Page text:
Cervical human papillomavirus infection in accra, Ghana
Background: This study was aimed at estimating the human papillomavirus (HPV) prevalence and its determinants among a sample of Ghanaian women.
Design: Cross-sectional observational study.
Setting: Gynaecology outpatient clinic of the Korle-Bu Teaching Hospital, Accra, Ghana; the largest tertiary care gynaecology outpatient clinic in Ghana.
Participants: Convenient sample of 75 consenting
women visiting the clinic.
Methods: Information was obtained through personal interviews using structured questionnaire, Pap smears obtained, and laboratory testing of cervical exfoliated cells was performed. HPV DNA was detected using a
GP5+/6+ polymerase chain reaction assay. These data were analyzed using both univariate and bivariate techniques.
Results: The mean age of participants was 33.3 years (standard deviation, 9.2) and the percentage of lifetime monogamy was 21.3%. The crude HPV DNA prevalence was 10.7%. Unlike most populations studied so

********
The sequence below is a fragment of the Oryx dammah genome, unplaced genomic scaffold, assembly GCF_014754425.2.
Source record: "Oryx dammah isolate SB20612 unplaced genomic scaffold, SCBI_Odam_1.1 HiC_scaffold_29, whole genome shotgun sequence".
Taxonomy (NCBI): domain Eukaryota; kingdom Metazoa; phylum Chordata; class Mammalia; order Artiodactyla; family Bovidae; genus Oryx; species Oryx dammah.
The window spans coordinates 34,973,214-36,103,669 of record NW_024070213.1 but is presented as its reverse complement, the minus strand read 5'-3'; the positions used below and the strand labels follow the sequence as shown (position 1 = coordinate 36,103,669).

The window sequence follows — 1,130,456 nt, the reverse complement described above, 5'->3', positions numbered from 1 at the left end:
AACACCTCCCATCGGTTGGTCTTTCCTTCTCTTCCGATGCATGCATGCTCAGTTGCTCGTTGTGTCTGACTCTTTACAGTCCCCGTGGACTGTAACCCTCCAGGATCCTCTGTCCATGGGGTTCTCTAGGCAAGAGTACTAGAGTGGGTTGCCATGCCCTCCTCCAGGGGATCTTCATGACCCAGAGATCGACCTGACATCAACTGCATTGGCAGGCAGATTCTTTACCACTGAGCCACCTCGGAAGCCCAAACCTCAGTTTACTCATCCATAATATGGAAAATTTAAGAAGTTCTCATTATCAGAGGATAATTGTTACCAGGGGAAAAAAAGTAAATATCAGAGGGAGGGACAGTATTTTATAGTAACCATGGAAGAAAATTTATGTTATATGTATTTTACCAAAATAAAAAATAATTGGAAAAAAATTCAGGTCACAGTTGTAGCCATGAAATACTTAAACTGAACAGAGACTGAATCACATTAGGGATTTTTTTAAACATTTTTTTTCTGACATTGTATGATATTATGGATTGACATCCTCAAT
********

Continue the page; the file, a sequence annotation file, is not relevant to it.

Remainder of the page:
far, HPV prevalence was high not only among young women, but also in middle and old age. Independent HPV determinants were being illiterate (prevalence odds ratio [POR], 13.9; 95% confidence interval
[95%CI], 1.9-100) and reporting more than three lifetime sexual partners (POR, 4.6; 95% CI, 1.0-22.2).
Conclusions: The study indicates a high crude prevalence of HPV in a largely polygamous Ghanaian population with a high crude prevalence in older age groups, which may be a distinctive feature of polygamous
populations where HPV transmission continues into middle age and cervical cancer incidence is very high.
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